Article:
Professor Mark K. Smith, CEO of ContactEngine, discusses how artificial intelligence (AI) can lend itself towards sustainability
Not a day goes by without a company, charity, government or some other gas-guzzling, forest-burning, ocean-destroying organisation making a grand claim about net-zero, carbon neutral or otherwise pledging to single-handedly save the planet by twenty-whenever. We’ll get the brag out of the way quickly – ContactEngine is already carbon negative – but, following the noise around COP26, the threat of irreversible climate change provides a good reason to discuss sustainability in AI more generally.
Cloud-based computing has rightly come under increased scrutiny in recent years for its energy use. Greenpeace estimates that by 2025, the tech sector could consume 20% of the world’s electricity, a huge rise from its current 7%, and one that will be largely driven by cloud computing. As it stands, a lot of this energy use doesn’t come from renewable sources, with nearly 4% of all CO2 emissions coming from data transfer and infrastructure – a figure 60% higher than aviation. Computing manufacturing also has terrible effects on the planet and the communities where rare metals are found (Google ‘lithium mine Chile’ to see just one example). Then there’s the ‘one Google search is enough to power a lightbulb for an hour’ claim, made by Sunday Times columnist Rod Liddle and echoed across various documentaries. While an overstatement, it does put cloud usage into a tangible environmental context. It might feel invisible but currently this innovation has very real effects.
But of course, the reality is much more nuanced. Cloud computing enables a broad range of efficiencies in both the public and private sector, such as enabling more people to work from home, so therefore travel less. Consolidated data centres can increase physical storage capacity exponentially while their energy increases very little, thanks to advanced cooling systems and the ability to reuse heat. Then of course there’s the fact that several of the largest cloud computing providers have received praise for their sustainability practices, like Google, which has been carbon neutral for 14 years.
AI has so much potential to build on this. To truly be a force for the greater good, AI investments must place sustainability at their core, equally important to the grand debates that have shaped the sector already in recent years, such as transparency, responsibility, and privacy.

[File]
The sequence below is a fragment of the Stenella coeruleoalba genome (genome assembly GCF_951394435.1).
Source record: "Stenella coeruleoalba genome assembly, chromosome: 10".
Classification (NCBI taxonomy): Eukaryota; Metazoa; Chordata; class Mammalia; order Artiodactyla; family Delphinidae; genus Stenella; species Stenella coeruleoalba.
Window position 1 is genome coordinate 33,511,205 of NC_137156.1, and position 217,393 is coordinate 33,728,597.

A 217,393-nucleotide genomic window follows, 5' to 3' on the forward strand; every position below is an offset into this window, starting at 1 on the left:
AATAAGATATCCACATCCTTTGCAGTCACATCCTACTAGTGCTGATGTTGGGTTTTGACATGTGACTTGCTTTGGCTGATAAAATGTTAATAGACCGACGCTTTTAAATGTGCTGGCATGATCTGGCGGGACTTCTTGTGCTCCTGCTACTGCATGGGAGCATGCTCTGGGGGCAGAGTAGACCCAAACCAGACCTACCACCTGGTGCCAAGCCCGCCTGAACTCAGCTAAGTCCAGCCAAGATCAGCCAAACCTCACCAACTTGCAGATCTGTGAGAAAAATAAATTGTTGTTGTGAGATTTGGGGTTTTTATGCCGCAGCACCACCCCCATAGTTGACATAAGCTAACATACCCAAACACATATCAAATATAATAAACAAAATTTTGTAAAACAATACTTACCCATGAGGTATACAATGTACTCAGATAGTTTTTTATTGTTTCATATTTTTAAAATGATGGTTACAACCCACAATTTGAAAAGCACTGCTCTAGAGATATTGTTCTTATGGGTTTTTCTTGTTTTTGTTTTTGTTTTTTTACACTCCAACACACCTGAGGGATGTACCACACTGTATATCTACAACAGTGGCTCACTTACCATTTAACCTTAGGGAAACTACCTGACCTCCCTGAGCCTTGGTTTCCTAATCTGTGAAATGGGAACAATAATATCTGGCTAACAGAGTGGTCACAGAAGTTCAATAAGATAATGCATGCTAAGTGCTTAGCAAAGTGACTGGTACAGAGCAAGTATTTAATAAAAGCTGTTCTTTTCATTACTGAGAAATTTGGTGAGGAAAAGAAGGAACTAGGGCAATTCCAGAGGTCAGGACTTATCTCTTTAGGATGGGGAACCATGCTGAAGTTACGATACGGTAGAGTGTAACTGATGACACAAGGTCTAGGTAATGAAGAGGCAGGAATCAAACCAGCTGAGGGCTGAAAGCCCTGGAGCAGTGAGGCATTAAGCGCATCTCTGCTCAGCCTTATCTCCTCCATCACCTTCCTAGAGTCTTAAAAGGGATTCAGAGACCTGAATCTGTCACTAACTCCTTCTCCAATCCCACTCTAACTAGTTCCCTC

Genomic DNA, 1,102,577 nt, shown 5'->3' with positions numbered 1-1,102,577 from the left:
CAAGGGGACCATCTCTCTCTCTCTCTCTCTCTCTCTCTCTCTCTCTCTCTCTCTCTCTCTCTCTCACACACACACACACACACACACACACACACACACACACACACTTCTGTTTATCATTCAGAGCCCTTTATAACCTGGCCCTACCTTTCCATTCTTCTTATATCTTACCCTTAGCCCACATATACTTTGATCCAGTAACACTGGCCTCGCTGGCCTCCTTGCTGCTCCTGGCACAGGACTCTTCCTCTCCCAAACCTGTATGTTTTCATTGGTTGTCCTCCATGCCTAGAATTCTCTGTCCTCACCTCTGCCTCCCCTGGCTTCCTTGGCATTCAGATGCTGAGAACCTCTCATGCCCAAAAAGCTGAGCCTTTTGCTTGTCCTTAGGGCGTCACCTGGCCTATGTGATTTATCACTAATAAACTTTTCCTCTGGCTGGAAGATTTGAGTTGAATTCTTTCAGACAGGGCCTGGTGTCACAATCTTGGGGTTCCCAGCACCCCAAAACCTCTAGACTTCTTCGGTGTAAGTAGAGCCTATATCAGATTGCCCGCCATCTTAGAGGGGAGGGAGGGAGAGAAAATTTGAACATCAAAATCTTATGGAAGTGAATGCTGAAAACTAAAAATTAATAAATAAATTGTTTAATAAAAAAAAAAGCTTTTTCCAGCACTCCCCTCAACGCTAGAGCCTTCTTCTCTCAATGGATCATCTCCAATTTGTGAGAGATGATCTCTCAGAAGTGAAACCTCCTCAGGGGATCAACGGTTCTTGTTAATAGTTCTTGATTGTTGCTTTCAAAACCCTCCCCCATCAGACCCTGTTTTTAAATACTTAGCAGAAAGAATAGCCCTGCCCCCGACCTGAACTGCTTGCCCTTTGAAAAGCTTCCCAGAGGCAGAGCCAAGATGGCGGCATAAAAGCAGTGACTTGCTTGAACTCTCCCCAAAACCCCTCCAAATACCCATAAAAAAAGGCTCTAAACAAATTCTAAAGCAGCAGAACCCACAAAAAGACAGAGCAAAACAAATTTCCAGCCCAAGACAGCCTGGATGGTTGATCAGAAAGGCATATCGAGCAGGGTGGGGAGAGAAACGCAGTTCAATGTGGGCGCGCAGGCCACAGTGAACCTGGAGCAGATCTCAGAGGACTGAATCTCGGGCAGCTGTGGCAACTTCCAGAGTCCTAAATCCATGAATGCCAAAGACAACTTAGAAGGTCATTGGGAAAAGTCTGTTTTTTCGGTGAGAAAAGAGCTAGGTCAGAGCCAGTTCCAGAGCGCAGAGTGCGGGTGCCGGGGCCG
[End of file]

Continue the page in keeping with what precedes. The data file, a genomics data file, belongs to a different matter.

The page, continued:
First, we need to be honest about the energy that training a single, deep learning, natural language processing model costs. The famous study by Strubell et al points to this costing approximately 600,000lbs of CO2 emissions – roughly the same as five cars’ total usage. But then, it depends on what you train that programme to do.
But it’s in finding these efficiencies that AI can save the world. I’ve discussed before about how AI can learn a person’s habits and manage power generation in their homes accordingly. Every AI decision needs to be taken with this in mind. What’s the cost? What’s the benefit? Are there any unintended consequences to be aware of? Should we do this?
PwC offers one of the more optimistic views of the potential of AI. Using AI for environmental applications has the potential to boost global GDP by 3.1-4.4%, while reducing greenhouse gas emissions by 1.5-4%, the professional services firm argues. Not a bad trade off. Across agriculture, water, energy and transport, AI for environmental solutions could contribute $5.2 trillion USD to the global economy by 2030.
We know intrinsically that AI and efficiencies are intrinsically linked and coupled with the move towards more sustainable energy sources, it’s clear that AI can be part of a solution for a much healthier planet. But getting there is not without its challenges. PwC’s models show up to 38.2 million jobs to be created worldwide thanks to AI, but that means a huge reskilling must take place. By and large, there’s still insufficient focus on delivering responsible AI and the technology still faces distrust by the public.
There are numerous challenges that must be overcome if AI is to realise its potential. Firms that push its boundaries need to lead from the front. We need to focus more on responsible developments, we need to shout louder about our environmental credentials, and we must build trust with the public through transparency. We must publish our calculations when it comes to the environment, and we must ensure that our staff live these values through their innovation. AI can save the world, but only if we keep focused on the goal.
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